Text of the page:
Jordan Almond: Cut and Dried
I’ve heard it said there are a million stories in the naked city. I don’t know about the naked cities, but here in Flint, nothing is as obvious as that. Of course, if things were laid out for anyone to see, I’d be out of a job.
You see, I’m a private detective.
I know what you’re thinking, but trust me, I’m not living the dream. I mean, it pays the bills, and I could be doing a lot worse things with my life, but to paraphrase an old country song I hate, ‘Mama, don’t let your babies grow up to be P.I.s’. It’s harder work than it sounds, and sometimes you piss people off enough to want kill you.
Seems to happen to me a lot more than I’d like, but that’s the way life goes sometimes.
Don’t get me wrong. I’m not in this for the money; I’m not in it for the prestige either. This business isn’t as rich and glamorous as Hollywood would have you think, which is too damn bad. There’s a silver lining here somewhere. I haven’t found it yet, but a gal can hope, can’t she?
Who am I? The name is Jordon Almond. Yeah, yeah. I’ve heard all the jokes, so don’t bother. My parents thought it was funny. I don’t.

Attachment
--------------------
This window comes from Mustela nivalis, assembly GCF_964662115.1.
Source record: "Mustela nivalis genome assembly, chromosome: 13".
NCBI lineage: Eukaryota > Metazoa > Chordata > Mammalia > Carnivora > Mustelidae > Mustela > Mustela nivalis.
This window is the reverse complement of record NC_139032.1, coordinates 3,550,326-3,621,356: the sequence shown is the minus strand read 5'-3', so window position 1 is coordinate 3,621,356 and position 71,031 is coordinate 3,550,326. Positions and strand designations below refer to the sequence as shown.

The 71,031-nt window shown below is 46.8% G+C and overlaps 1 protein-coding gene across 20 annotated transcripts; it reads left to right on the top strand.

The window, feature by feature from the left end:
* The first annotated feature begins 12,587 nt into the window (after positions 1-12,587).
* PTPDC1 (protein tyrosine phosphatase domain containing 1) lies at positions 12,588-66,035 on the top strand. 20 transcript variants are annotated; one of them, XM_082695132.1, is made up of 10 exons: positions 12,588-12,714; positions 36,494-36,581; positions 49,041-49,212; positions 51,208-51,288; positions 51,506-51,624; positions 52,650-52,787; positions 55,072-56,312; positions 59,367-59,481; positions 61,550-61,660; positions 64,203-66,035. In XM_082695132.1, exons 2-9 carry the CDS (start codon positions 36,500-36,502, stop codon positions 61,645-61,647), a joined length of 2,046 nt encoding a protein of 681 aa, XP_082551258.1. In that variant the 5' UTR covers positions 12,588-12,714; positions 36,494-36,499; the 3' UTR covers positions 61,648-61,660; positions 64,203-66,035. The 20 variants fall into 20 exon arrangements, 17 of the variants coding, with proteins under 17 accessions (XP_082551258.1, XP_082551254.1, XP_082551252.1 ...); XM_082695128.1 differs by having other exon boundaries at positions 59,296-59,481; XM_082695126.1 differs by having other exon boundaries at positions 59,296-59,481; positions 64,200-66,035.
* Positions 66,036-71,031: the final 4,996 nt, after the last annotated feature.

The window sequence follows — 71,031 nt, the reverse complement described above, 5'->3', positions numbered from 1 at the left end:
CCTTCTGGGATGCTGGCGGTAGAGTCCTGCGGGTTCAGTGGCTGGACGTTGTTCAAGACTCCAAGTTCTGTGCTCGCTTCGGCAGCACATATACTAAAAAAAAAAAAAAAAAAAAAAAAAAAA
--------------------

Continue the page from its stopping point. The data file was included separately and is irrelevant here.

From what I was told, the name was actually Allman up until the ‘60s when my father took a bad trip and ended up changing it to something more in tune with Mother Earth. After he woke up a few years later, he kept it Almond because he thought it was a good joke. Now I’m stuck with it. I would’ve changed the name years ago if my father hadn’t made me promise to keep it. He knew I never broke a promise. I wish I’d remembered my father’s sense of humor before I agreed. He up and died before I could wiggle out of it.
He also roped me into the family business, but he did that after he was gone. His last will and testament said that as soon as I finished college, the whole kit and caboodle was mine. So I stepped off the platform—degree in hand—and right into the gaping hole of my future as a private detective.
Now you see why I never bothered to change the name on my office door. Even after my father died, I left it like it was: Eddie Almond Investigations. Hell, even in the crappy neighborhood where Eddie bought this office, I don’t want to take a chance on someone stopping in to buy candy. I don’t do candy. Hell, I barely even eat the stuff.
Not that taking over the family business was the worst day of my life. Oh no. I’ve had plenty of worst days in my thirty-five year existence, and most of them had nothing whatsoever to do with dear ol’ Dad. In fact, one of the crappier days I couldn’t really blame on Eddie at all. If I had to blame it on anything, I’d blame it on my own desperation.
You see, it was like this...
Looking at it now, I guess I really should finish this and get cracking on those others books, eh? What do you think?